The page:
Some years ago, long enough to evade a Twitter search, I posted a series of tweets called #shortstorieschangetheworld. Problematically the long hash tag shortened the 140-character Twitter limitation by another twenty-seven letters.
I’ve been listening to the Bible in Welsh this week. I listen in Welsh even more haltingly that I speak, so my gray matter is lighting up in wild explosions of color like a fireworks show each morning. Listening to the Bible in Welsh reminded me of the short series of tweets I called #shortstorieschangetheworld. Fortunately I found an old poetry and lyric book with a list of a few of these tweets.
- Wounded Knee, Giving Tree, Aesop’s Fables, like bread and wine on 10,000 tables. #shortstorieschangetheworld
- Holocaust, Nightingale, a crown of thorns, a fisher’s tale. #shortstorieschangetheworld
- Sleepy Hollow, “My, what big teeth”, nevermore, Robert Johnson’s devil’s deal. #shortstorieschangetheworld
- Newton’s apple, Watergate, nations fall as we heed the snake. #shortstorieschangetheworld
- Waxing gibbous moon last night, winked, I think – I hope – before it left the sky. #shortstorieschangetheworld
- Tortoise and hare, a boy cries wolf, patiently Mandela’s jail is apartheid’s fail. #shortstorieschangetheworld
- Ten plagues, painted caves, Socrates, God between two thieves. #shortstorieschangetheworld
Five of the seven tweets carry some form of imagery from the Bible. I may be a pastor who focuses my attention on the Bible far more than the average Christian, let alone the average person, but this use of Biblical imagery as reminders of short stories that change our lives is not unique to me. Biblical imagery is weaved into the fabric of our culture. Scapegoat, the writing on the wall, signs of the times, seeing eye to eye, nothing but skin and bones, going the extra mile, a broken heart, bite the dust, eat drink and be merry – these are just a few common references that come from the Bible. Such commonality of cultural reference only occurs when great stories – stories with longevity – stories with transformative power impact people generation after generation.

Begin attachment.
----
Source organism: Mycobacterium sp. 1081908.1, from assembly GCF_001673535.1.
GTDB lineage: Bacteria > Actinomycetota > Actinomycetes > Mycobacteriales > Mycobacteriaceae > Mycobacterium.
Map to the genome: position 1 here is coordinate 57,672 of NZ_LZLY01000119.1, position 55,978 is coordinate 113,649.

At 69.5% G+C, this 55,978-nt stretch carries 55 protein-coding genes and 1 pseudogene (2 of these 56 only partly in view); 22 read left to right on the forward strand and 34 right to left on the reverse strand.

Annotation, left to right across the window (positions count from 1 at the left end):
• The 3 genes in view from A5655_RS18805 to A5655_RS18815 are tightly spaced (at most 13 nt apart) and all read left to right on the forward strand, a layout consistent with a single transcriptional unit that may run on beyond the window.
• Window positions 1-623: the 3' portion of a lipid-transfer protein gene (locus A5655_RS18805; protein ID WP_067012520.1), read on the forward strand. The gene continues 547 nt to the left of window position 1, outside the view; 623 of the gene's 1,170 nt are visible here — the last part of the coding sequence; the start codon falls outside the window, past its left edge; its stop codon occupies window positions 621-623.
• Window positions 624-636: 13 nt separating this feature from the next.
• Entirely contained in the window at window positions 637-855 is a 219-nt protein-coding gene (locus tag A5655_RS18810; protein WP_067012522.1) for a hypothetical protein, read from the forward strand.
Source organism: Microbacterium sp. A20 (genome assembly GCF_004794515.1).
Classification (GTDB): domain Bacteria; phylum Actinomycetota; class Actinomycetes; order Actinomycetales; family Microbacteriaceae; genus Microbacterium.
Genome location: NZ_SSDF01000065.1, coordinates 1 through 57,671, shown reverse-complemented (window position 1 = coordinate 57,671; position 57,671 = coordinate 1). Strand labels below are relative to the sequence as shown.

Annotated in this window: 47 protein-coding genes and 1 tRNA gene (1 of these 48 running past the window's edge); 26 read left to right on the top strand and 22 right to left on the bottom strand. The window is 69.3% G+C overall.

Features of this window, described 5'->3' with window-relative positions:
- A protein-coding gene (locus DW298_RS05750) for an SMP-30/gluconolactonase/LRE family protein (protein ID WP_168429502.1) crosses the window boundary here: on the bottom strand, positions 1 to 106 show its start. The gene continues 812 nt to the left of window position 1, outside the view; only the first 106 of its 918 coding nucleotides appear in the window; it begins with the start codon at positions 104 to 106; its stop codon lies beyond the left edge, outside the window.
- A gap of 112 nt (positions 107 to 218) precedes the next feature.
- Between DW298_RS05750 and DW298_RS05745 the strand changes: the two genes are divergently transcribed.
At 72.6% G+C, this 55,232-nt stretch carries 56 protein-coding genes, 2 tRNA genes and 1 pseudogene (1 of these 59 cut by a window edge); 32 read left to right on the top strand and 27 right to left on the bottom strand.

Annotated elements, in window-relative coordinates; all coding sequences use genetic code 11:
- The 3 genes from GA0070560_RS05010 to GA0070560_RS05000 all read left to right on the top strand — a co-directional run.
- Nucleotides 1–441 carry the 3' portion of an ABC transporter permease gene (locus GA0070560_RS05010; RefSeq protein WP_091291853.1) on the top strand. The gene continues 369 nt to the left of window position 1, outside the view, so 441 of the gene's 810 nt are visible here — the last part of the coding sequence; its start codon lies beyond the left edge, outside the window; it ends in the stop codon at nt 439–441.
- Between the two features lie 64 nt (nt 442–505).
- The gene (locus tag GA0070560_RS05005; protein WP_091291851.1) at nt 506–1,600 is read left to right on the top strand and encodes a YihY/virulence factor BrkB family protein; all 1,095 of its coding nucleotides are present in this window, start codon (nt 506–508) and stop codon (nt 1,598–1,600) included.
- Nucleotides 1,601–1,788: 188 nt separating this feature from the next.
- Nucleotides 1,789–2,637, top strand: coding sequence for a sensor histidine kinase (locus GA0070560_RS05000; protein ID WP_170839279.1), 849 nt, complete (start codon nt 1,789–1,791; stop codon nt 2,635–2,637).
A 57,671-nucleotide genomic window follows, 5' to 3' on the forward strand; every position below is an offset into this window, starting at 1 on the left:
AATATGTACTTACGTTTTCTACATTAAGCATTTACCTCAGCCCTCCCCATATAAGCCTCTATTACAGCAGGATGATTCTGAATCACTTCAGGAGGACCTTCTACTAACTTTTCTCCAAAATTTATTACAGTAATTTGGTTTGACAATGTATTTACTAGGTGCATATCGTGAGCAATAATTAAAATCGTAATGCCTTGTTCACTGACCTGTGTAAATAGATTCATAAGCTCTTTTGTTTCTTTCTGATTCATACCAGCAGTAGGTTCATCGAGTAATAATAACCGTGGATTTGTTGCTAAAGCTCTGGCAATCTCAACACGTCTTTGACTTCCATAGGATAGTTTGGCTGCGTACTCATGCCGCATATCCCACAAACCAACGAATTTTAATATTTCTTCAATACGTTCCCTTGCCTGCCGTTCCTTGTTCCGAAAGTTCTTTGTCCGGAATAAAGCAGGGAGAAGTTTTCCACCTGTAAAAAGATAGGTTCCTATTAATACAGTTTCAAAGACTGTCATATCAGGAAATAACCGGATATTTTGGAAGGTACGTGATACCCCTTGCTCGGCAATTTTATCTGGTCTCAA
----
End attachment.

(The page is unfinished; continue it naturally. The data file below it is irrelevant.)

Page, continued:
Easter is coming upon us. We are in the spaces between the strange donkey ride into Jerusalem on Palm Sunday, the dark day of crucifixion, and the wild resurrection. These are short stories that have changed culture – even to the point of influencing the rise and fall of nations. The entirety of the life of Christ has been given to us in four short stories we call the Gospels. This week Christendom focuses upon the last week of these Jesus stories, and I am reminded that #shortstorieschangetheworld.
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